- ziomalka — the female form of ziomek
In both Brazil and Portugal, there are lots of words for friends.
- bróder — “brother,” taken from English. The Portuguese word for “brother” is irmão, which can also be used to refer to friends
- camarada — literally “comrade,” used in Brazil for friends
- cara — literally means “face,” but also used to refer to guys in Brazil
- companheiro — literally “companion”
- lek — used in Brazil, basically means “dude”
- mano — used by people in both Portugal and Brazil to mean “dude”
- meu — literally means “my” or “mine,” but used in Brazil to mean “buddy”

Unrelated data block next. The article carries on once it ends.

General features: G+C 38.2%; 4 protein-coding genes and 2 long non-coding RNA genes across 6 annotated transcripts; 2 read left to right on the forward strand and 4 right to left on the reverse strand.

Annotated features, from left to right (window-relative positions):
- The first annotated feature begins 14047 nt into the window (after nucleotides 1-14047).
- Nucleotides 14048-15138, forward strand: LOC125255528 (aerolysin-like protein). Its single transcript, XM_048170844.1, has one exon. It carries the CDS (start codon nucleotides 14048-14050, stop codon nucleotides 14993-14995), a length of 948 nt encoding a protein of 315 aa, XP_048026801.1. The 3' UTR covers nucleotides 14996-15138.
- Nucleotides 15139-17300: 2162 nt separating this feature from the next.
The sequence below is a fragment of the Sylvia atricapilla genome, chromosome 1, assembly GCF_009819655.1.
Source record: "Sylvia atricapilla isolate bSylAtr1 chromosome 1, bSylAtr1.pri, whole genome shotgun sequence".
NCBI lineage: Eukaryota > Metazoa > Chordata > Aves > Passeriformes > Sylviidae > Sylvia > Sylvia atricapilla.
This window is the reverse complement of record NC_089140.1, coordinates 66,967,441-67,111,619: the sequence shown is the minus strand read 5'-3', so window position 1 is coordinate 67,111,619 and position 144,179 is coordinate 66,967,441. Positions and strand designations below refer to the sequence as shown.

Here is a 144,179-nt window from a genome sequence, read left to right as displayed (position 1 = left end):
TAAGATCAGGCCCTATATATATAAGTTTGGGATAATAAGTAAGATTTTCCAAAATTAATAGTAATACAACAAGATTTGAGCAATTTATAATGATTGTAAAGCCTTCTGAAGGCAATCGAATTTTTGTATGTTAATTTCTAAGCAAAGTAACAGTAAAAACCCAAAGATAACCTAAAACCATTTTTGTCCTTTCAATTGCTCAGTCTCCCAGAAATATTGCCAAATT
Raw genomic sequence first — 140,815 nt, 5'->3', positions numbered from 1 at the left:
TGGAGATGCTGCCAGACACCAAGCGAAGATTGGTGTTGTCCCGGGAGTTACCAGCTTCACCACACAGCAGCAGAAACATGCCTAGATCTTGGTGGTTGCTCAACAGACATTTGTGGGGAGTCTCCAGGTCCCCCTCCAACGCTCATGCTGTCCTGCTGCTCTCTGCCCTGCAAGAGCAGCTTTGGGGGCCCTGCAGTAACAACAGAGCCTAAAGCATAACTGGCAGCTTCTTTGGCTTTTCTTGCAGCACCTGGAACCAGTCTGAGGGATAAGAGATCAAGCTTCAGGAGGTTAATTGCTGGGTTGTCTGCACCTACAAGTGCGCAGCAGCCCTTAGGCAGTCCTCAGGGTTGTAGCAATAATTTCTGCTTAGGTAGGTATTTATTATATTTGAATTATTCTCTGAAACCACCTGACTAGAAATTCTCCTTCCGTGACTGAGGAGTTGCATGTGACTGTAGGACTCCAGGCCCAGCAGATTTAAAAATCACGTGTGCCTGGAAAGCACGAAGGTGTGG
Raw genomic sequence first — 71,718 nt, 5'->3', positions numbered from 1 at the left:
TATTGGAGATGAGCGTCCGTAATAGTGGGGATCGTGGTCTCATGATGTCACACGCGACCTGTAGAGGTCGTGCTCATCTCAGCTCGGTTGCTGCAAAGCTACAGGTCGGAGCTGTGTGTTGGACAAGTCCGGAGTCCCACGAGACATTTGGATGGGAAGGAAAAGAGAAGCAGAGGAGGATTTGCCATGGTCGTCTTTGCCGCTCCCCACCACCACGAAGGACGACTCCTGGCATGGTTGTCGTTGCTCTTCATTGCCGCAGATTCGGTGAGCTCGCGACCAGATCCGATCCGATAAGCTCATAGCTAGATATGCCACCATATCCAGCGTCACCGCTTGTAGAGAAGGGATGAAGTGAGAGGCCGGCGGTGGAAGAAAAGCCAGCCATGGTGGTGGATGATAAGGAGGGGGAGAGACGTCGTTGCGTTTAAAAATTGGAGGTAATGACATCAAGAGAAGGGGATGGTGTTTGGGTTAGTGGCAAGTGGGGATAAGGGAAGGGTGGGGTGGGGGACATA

- meu puto — a very slangy term for “my friend” in Portugal. It is similar to a very offensive Spanish term, but literally just means “boy” (and in Brazil puto means “pissed off”)
- moleque — generally used to refer to someone who is younger, so it can be either pejorative or friendly depending on the context
- parceiro — literally “partner”
- véi — “dude” in Brazil, similar to “velho” but more common
- velho — literally means “old,” but used to mean “dude” in Brazil
- Кореш — a slang term for a friend, buddy or acquaintance
- Дружище — friend
- чувак — dude
- братан — bro
- бро — a shortening of братан, also meaning bro
Spanish is spoken in a number of countries, and each one has its own terms. The terms also differ within each country.
- acho — used in south Spain, it’s a shortening of muchacho, which just means “guy” or “man”
- carnal — used in Mexico, can refer to either an actual brother or just someone as close as a brother